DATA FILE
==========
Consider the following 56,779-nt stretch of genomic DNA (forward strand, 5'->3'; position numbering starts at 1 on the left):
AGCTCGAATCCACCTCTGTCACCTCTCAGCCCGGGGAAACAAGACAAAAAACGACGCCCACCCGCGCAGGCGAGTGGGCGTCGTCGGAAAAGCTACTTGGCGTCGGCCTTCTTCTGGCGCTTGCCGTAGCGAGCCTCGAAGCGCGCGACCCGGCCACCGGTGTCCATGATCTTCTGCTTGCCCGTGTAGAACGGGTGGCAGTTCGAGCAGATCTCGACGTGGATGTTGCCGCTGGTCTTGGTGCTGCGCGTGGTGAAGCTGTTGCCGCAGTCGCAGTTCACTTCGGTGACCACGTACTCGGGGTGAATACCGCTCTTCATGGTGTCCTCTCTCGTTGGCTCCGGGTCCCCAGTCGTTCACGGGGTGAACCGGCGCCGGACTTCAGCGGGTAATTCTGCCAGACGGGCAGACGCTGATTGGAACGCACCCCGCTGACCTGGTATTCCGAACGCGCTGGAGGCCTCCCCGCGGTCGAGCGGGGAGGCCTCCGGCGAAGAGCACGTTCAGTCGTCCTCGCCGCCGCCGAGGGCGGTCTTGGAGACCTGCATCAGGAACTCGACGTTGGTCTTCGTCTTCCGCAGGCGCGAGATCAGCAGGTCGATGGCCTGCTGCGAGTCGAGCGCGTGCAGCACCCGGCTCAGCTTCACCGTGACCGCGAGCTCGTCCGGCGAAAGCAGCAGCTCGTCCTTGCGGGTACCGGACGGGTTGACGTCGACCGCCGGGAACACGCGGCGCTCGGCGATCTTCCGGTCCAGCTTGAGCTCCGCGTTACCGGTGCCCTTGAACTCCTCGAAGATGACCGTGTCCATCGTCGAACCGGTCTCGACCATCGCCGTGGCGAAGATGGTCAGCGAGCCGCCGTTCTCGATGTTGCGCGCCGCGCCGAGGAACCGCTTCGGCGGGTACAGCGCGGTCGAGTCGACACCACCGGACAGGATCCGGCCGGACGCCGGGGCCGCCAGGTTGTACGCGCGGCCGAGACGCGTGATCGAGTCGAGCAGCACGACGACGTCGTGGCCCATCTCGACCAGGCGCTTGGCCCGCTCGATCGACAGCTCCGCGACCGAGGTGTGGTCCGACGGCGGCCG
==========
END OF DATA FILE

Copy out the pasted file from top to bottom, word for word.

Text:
Consider the following 56,779-nt stretch of genomic DNA (forward strand, 5'->3'; position numbering starts at 1 on the left):
AGCTCGAATCCACCTCTGTCACCTCTCAGCCCGGGGAAACAAGACAAAAAACGACGCCCACCCGCGCAGGCGAGTGGGCGTCGTCGGAAAAGCTACTTGGCGTCGGCCTTCTTCTGGCGCTTGCCGTAGCGAGCCTCGAAGCGCGCGACCCGGCCACCGGTGTCCATGATCTTCTGCTTGCCCGTGTAGAACGGGTGGCAGTTCGAGCAGATCTCGACGTGGATGTTGCCGCTGGTCTTGGTGCTGCGCGTGGTGAAGCTGTTGCCGCAGTCGCAGTTCACTTCGGTGACCACGTACTCGGGGTGAATACCGCTCTTCATGGTGTCCTCTCTCGTTGGCTCCGGGTCCCCAGTCGTTCACGGGGTGAACCGGCGCCGGACTTCAGCGGGTAATTCTGCCAGACGGGCAGACGCTGATTGGAACGCACCCCGCTGACCTGGTATTCCGAACGCGCTGGAGGCCTCCCCGCGGTCGAGCGGGGAGGCCTCCGGCGAAGAGCACGTTCAGTCGTCCTCGCCGCCGCCGAGGGCGGTCTTGGAGACCTGCATCAGGAACTCGACGTTGGTCTTCGTCTTCCGCAGGCGCGAGATCAGCAGGTCGATGGCCTGCTGCGAGTCGAGCGCGTGCAGCACCCGGCTCAGCTTCACCGTGACCGCGAGCTCGTCCGGCGAAAGCAGCAGCTCGTCCTTGCGGGTACCGGACGGGTTGACGTCGACCGCCGGGAACACGCGGCGCTCGGCGATCTTCCGGTCCAGCTTGAGCTCCGCGTTACCGGTGCCCTTGAACTCCTCGAAGATGACCGTGTCCATCGTCGAACCGGTCTCGACCATCGCCGTGGCGAAGATGGTCAGCGAGCCGCCGTTCTCGATGTTGCGCGCCGCGCCGAGGAACCGCTTCGGCGGGTACAGCGCGGTCGAGTCGACACCACCGGACAGGATCCGGCCGGACGCCGGGGCCGCCAGGTTGTACGCGCGGCCGAGACGCGTGATCGAGTCGAGCAGCACGACGACGTCGTGGCCCATCTCGACCAGGCGCTTGGCCCGCTCGATCGACAGCTCCGCGACCGAGGTGTGGTCCGACGGCGGCCG